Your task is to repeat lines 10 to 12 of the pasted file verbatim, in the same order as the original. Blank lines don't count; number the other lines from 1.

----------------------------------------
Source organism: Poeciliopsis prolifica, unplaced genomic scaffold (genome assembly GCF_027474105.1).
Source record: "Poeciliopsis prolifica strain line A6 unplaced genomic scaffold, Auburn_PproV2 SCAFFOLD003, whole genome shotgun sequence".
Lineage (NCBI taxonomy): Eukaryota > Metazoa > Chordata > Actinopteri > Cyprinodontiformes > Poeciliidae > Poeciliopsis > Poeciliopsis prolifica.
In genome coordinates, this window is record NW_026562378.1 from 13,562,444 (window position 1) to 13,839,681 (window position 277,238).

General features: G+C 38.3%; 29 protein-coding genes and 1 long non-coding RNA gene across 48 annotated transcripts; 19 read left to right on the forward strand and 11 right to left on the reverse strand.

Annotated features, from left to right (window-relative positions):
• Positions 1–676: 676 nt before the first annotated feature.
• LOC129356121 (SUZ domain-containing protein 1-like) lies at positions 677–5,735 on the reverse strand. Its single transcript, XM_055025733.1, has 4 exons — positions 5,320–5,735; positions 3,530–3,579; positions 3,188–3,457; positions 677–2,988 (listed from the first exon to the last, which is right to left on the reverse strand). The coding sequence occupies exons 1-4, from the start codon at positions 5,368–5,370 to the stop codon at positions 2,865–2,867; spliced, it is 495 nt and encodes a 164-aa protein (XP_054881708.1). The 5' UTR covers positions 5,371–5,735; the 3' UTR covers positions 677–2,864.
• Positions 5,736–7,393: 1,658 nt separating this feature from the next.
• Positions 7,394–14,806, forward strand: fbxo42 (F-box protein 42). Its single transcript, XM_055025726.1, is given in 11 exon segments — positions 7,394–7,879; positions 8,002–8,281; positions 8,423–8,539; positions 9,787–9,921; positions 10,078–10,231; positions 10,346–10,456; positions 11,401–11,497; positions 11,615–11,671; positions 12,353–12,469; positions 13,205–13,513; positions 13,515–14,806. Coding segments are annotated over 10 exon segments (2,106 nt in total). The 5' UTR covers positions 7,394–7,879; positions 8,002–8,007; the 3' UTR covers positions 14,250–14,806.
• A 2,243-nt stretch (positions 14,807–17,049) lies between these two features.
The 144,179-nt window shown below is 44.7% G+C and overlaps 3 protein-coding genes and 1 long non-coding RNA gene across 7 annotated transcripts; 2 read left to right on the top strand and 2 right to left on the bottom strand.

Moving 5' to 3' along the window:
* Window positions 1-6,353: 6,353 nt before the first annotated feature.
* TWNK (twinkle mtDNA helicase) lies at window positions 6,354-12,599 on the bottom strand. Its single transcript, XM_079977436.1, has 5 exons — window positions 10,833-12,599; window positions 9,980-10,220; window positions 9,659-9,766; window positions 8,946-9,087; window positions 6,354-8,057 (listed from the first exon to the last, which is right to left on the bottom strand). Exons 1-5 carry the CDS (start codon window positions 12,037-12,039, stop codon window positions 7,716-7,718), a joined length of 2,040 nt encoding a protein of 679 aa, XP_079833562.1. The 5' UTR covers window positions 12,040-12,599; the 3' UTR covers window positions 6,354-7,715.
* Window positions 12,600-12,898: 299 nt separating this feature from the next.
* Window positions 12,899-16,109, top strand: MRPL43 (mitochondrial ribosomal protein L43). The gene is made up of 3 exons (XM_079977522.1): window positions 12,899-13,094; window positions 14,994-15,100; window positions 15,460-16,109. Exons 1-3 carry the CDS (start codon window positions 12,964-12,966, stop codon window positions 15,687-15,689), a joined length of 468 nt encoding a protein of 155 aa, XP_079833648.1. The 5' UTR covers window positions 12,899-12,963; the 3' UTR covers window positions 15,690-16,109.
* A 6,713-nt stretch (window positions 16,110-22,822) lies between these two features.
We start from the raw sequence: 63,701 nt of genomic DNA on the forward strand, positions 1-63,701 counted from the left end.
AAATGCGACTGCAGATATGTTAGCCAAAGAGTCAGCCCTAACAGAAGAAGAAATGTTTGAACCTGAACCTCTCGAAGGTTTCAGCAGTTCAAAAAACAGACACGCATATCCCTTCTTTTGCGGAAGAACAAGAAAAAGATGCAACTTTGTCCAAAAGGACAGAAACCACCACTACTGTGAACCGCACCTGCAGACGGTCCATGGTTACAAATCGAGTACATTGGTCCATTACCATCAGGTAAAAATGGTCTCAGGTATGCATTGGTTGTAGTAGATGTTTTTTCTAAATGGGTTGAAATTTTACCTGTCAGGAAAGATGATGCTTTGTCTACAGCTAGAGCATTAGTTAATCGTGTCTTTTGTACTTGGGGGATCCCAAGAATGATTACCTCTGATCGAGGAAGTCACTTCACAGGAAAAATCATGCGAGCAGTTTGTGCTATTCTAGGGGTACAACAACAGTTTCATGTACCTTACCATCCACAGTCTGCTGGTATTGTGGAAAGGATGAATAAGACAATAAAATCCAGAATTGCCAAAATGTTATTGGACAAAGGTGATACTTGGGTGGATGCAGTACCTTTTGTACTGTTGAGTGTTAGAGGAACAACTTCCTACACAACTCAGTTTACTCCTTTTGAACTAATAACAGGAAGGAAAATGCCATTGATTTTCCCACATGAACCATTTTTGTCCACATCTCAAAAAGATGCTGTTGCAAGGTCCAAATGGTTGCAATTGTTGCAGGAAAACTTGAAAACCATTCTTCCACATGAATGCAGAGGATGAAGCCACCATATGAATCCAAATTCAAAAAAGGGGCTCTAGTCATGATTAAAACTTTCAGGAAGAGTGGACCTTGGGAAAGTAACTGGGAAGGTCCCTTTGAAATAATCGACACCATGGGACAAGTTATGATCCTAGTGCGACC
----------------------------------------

• Positions 7,394–14,806, forward strand: fbxo42 (F-box protein 42). Its single transcript, XM_055025726.1, is given in 11 exon segments — positions 7,394–7,879; positions 8,002–8,281; positions 8,423–8,539; positions 9,787–9,921; positions 10,078–10,231; positions 10,346–10,456; positions 11,401–11,497; positions 11,615–11,671; positions 12,353–12,469; positions 13,205–13,513; positions 13,515–14,806. Coding segments are annotated over 10 exon segments (2,106 nt in total). The 5' UTR covers positions 7,394–7,879; positions 8,002–8,007; the 3' UTR covers positions 14,250–14,806.
• A 2,243-nt stretch (positions 14,807–17,049) lies between these two features.
The 144,179-nt window shown below is 44.7% G+C and overlaps 3 protein-coding genes and 1 long non-coding RNA gene across 7 annotated transcripts; 2 read left to right on the top strand and 2 right to left on the bottom strand.